During the 1970’s Guenther’s interest in traditional muzzle loading guns grew. In addition to his love for fine German guns, he developed a particular interest in American muzzle loaders… pistols. A .69 English Tower pistol was his first disappointing purchase. In addition to the sloppy workmanship, the lock was horrible, and would not spark. Guenther proceeded to dismantle the lock, professionally construct new internals for it, and make a new frizzen and springs. He now had a working gun, and shot it for many years.

Following this project, he discovered that there really wasn’t much available for him unless he made it himself. After buying some books he found about traditional rifles and pistols, he began making his own.  Since he did not have good sources for parts for his guns, Guenther designed and made everything including his rifled barrels. He fashioned a small rifling machine for his pistol barrels, similar to the large devices used by the colonial gunsmiths.  Working mostly from photos in books, and looking at original guns, he developed his own talent for duplicating the work of the past, and bringing it to life once again.

His particular love was the German wheel lock, a beautiful, but very complicated lock that many builder shy away from. Guenther located an old book written in German, that showed detailed drawings of the wheel lock mechanism.  Following these drawings and photos of originals in museums, he constructed two wheel lock pistols, both first place Dixon’s winners.

During his gun making career, Guenther built several dozen flintlock and percussion pistols, along with his prized wheel locks. He made one Pennsylvania long rifle, several Hawken style guns for hunting, and a beautiful Jaeger rifle. Many of his pistols were first place Dixon’s winners. He once dryly joked that he was disappointed with his award at Dixon’s that year. His pistol had only won a second place ribbon….. but that it was okay since his other gun won a blue ribbon.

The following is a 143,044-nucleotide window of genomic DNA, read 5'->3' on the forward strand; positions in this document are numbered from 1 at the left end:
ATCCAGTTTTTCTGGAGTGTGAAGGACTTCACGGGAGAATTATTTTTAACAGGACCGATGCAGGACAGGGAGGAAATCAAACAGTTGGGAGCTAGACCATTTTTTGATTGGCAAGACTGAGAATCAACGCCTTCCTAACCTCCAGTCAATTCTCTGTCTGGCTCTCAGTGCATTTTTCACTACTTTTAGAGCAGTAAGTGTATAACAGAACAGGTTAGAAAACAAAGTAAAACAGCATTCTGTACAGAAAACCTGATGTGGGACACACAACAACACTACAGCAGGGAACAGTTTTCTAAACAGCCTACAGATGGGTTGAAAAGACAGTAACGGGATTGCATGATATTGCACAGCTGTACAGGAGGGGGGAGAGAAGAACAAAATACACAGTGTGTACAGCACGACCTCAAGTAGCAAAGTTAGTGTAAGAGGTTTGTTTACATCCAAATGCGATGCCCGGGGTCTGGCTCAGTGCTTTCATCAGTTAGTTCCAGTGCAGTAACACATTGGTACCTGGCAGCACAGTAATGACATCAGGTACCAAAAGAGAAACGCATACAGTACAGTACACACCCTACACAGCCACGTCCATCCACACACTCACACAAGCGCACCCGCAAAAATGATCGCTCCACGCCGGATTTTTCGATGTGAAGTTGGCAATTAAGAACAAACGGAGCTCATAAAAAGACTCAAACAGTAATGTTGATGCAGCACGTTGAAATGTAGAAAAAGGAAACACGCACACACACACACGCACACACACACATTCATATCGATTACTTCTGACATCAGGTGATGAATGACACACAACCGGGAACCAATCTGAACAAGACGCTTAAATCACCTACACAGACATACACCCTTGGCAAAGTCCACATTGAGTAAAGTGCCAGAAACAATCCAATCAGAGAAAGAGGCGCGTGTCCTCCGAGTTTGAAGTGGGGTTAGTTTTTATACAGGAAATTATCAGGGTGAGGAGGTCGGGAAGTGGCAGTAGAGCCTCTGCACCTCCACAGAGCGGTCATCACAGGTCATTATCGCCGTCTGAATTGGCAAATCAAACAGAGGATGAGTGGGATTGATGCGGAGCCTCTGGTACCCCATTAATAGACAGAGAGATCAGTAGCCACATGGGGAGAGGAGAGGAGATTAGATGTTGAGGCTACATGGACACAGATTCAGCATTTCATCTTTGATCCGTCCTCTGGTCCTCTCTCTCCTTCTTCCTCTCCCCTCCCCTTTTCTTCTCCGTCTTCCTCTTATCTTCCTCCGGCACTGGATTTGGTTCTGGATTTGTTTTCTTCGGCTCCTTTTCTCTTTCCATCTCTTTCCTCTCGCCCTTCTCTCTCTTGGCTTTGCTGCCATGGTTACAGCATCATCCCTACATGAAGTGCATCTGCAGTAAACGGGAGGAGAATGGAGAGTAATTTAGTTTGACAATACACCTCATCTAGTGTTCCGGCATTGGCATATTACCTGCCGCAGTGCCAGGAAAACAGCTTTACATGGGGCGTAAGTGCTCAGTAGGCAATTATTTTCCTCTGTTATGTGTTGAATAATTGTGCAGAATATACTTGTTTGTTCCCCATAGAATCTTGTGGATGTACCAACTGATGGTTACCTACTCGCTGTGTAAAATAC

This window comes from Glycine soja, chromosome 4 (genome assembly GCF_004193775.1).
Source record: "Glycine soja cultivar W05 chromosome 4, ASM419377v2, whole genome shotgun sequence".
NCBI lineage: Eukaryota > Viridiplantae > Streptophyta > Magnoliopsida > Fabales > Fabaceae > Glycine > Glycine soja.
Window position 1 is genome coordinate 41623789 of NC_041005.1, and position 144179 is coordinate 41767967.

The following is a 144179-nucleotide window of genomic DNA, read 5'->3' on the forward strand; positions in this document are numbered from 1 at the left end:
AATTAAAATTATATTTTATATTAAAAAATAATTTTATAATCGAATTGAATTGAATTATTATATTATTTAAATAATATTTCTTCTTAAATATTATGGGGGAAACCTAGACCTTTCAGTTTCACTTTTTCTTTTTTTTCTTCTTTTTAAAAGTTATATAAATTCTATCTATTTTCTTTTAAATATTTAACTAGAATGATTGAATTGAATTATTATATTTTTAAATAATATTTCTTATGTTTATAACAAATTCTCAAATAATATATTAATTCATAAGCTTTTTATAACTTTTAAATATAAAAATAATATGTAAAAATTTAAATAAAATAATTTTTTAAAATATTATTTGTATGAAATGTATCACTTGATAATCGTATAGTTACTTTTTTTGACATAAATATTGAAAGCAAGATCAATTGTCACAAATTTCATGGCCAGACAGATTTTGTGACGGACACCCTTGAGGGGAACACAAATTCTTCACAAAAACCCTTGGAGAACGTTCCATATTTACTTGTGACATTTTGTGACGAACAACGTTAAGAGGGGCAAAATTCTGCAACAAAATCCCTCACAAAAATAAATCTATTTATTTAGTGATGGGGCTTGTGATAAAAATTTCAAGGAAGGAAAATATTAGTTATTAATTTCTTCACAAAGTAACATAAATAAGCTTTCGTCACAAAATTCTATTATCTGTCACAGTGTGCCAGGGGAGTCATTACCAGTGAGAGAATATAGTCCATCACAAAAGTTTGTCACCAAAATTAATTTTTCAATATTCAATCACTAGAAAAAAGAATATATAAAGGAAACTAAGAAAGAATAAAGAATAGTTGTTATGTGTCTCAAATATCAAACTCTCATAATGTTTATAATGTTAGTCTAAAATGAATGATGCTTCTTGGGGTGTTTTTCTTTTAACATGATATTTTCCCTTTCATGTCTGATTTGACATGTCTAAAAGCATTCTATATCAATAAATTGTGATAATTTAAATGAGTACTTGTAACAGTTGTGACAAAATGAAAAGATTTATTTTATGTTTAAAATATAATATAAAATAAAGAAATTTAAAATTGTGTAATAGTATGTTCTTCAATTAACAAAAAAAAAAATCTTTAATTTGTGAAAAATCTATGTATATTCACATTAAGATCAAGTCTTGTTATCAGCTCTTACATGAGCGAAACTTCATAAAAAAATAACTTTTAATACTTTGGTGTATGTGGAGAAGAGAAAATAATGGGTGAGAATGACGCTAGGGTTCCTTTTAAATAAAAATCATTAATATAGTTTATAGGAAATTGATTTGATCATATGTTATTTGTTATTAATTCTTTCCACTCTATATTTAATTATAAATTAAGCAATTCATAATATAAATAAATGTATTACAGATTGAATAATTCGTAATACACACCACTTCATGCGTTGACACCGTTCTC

I suppose the most startling aspect of Guenther’s talent was the lack of machinery that he owned. In his basement workshop  was a small metal lathe, a tabletop drill press, and a small metal band saw. Other than that, there were only hand tools, including his rifling machine. He usually made every part of his guns, carved and decorated the stocks, inlaid the silver wire, and engraved the metal surfaces. Following completion, he made cherry or walnut presentation cases for each one, shot them to be certain of their accuracy, and then started his next project.

Sadly,  Guenther is now 85 years old, and stricken with Alzheimer’s. The disease has left him with almost no memory of his gun making friends, or the many beautiful works he created. He still smiles and heartily greets his friends, but conversations have become difficult and more halting than the times I remember so well.

For me, this type of talent  exemplifies the true spirit of Dixon’s Gun Making Fair. There are many artisans working today who exhibit this level of skill and art in their work. Many of them are not as young as they used to be, and there does not seem to be many younger people taking up the craft. It has been said that we are in the midst of another golden age of  traditional gun making. I hope that we treasure it as we should.

I look forward to seeing all of you later this month. As usual, your comments, suggestions, and criticisms are always welcome.

 Thank you,

Jeff Bibb

Guenther Kurth_Dixons_2008 (2)

Guenther Kurth made wheel lock pistol.